After a lot of ballyhoo last year, the cityâ’s plans for South Waterfront development have fallen out of the limelight in recent months. And the cityâ’s director of South Waterfront development, Dave Hill, acknowledges that the loss of visibility has cast doubt on the viability of the cityâ’s plans.
But Hill insists that design work on some $30 million in public-sector improvements has been proceeding apace and will soon be manifest. A public meeting to present schematic designs for a dozen waterfront projects has been scheduled for next Tuesday, Nov. 13, at 6 p.m. at the Kerbela Shriners Temple near Baptist Hospital. And Hill envisions that work on several of these enhancements will begin next year.
The projects range from road work, streetscaping, and a riverwalk along the waterfront to a pedestrian bridge connection to the UT campus across the river, as well as connectivity to the scenic hilltop Quarry Lake that adjoins Fort Dickerson. The cityâ’s budget for the current fiscal year includes $10 million for selected projects, and an additional $6 million in federal funding has been earmarked over the next four years. In addition, the city is seeking a $3 million state grant toward covering the cost of the riverwalkâ’s protrusion over the water at the base of the steep slope that leads up to Baptist Hospital.
The design work is being overseen by Hargreaves Associates, the Cambridge, Mass.-based firm that orchestrated the grand (some would say grandiose) design process that was heralded as fostering several hundred million dollars in uplifting development in a relatively downtrodden area of the city over a span of 20 years. Two local architectural firms, Ross Fowler and Benefield Richters, and engineering consultants, Wilbur Smith and Cannon & Cannon, have been involved in the design process for which the city is drawing $1.4 million from this yearâ’s operating budget.
Whatâ’s unclear is how much of the $10 million in budgeted capital projects this year (and however much more in subsequent years) the city will prepare to commit unless the public-sector funding is derived from accompanying private-sector development. Mayor Bill Haslam has stressed from the outset that the entire South Waterfront undertaking will be â“market driven.â” Toward that end, the city has established a Tax Increment Financing (TIF) District to which increased property tax revenues resulting from private development along a three-mile stretch of waterfront will be dedicated to service the debt of bond issues to pay for public improvements.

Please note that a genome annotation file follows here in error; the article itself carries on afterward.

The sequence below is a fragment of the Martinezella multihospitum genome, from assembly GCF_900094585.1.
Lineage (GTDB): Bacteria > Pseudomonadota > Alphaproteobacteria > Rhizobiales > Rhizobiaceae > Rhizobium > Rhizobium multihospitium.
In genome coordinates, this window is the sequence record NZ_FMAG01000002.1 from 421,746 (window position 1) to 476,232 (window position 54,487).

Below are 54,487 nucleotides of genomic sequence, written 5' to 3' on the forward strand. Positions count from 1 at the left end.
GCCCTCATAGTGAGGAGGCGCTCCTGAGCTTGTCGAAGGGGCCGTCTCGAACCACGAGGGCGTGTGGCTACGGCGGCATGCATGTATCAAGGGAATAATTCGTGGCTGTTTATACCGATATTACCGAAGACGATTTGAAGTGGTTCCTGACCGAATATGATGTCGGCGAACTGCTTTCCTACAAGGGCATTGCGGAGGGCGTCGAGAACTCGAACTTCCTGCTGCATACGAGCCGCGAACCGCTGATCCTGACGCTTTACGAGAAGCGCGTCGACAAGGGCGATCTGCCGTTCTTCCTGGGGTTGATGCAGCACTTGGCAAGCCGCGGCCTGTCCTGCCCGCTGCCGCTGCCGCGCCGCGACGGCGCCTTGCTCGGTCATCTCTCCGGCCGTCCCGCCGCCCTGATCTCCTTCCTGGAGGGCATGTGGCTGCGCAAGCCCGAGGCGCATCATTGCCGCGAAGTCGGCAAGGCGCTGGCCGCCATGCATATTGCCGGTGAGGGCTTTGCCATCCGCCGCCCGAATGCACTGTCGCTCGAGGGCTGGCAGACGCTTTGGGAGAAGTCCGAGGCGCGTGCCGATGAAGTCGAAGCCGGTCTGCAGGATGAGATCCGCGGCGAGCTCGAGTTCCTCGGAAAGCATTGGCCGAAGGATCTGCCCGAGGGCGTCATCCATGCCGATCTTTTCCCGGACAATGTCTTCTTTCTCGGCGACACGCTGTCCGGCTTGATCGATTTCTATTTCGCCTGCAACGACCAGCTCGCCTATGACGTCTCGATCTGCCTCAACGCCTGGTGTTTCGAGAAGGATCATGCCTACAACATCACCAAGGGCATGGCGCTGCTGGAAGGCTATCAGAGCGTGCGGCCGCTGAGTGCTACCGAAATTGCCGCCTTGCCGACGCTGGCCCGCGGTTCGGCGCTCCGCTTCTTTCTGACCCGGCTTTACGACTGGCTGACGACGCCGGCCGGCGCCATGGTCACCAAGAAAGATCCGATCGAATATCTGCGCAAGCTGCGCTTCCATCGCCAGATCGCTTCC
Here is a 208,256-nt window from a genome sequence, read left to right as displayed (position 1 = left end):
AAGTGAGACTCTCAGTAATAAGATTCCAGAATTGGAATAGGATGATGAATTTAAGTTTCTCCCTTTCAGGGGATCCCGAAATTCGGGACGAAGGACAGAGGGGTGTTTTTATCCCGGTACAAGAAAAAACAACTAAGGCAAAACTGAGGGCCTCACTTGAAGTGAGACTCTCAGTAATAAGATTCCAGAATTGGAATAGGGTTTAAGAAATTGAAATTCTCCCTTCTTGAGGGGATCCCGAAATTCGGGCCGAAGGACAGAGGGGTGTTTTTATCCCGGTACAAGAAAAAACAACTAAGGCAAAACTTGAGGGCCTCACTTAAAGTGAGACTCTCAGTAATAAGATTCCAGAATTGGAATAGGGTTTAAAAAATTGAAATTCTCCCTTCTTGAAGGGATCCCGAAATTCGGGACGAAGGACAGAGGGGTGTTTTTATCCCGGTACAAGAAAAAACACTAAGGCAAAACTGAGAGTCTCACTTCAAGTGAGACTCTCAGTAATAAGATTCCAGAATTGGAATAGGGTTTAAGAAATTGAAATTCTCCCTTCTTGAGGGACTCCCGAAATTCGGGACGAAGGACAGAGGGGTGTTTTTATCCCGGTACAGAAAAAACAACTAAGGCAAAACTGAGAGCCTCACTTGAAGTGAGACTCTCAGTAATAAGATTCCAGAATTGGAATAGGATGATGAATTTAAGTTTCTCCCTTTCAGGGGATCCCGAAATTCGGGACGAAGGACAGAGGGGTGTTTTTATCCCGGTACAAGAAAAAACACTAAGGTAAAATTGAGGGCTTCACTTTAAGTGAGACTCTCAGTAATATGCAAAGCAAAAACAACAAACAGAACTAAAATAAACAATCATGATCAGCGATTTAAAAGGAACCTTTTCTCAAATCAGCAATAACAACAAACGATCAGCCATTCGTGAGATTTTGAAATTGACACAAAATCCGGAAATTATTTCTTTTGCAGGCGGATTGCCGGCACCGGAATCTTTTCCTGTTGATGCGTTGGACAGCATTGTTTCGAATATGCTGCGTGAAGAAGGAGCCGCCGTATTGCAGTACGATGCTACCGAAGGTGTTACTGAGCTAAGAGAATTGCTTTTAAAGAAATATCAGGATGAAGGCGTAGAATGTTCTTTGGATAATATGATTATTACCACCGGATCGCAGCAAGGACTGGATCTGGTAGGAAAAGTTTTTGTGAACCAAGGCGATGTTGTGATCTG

To date, the only source of such revenues is the Cityview condominiums that are going up on the former Knoxville Glove Co. site on Blount Avenue to the west of Chapman Highway. When complete, the 122-unit Cityview complex is expected to generate TIF revenue sufficient to support $2.8 million in street improvements and riverwalk construction along its borders.
Several other owners of large waterfront industrial tracts have so far shown little interest in redevelopment of their property or, in some cases, have balked at zoning restrictions on the height of any new construction and required setbacks. Bill Baxter and his wife Ginger, who own the Holston Gases facility just east of the Gay Street bridge, have been particularly outspoken in this regard. Yet, the Baxters have been proceeding with the acquisition of additional property that slopes up to Sevier Avenue from their present holdings, suggesting that they may be contemplating redevelopment if zoning variances can be obtained.
The most promising prospects for early redevelopment, in Hillâ’s view, lie on riverfront property owned by Mike Conley to the east of Holston Gasesâ’ and Marathon Ashlandâ’s tank farms. A Hargreaves master plan has envisioned some 140 condos going up on the portion of this 20-acre site thatâ’s above the flood plain. To make it more accessible, the plan calls for constructing a new River Road along the flood line and then connecting to the James White Parkwayâ’s Sevier Avenue interchange. A public park and another stretch of riverwalk would go on the 10 acres that lies in the flood plain. Hill places the cityâ’s cost of property acquisition and improvements at about $10 million, which would consume all of the cityâ’s budgeted funds for the current fiscal year. He wonâ’t venture how much of the cost might be covered by a TIF because there arenâ’t yet appraised property values on which to base it.
The Hargreaves master plan calls for the River Road and riverwalk to extend through the Marathon Ashland and Holston Gases property to connection points in the vicinity of Baptist Hospital. But Hill acknowledges that these extensions arenâ’t likely in the foreseeable future. The cost of relocating the Marathon Ashland facility is the biggest single roadblock, and Hill says the city isnâ’t about to foot the bill for that. â“If we started trying to cover the costs of relocating a business, it would suck us dry in a minute,â” he avers.
Also near the top of Hillâ’s priority list for public-sector improvements is a roundabout to facilitate traffic movement where Blount and Sevier Avenues converge with the southside terminus of the Gay Street bridge. Beyond that, the riverwalk beneath Baptist Hospital and a pedestrian bridge link to the UT campus would each cost upwards of $10 million. So they may also be a long way in the future even if the city is successful in getting the state and federal grants itâ’s seeking to help pay for them.
Space constraints donâ’t permit description of all the other projects on which design work will be presented at the Nov. 13 meeting. But readers are encouraged to attend and to judge for themselves how much progress is being made. â" Joe Sullivan
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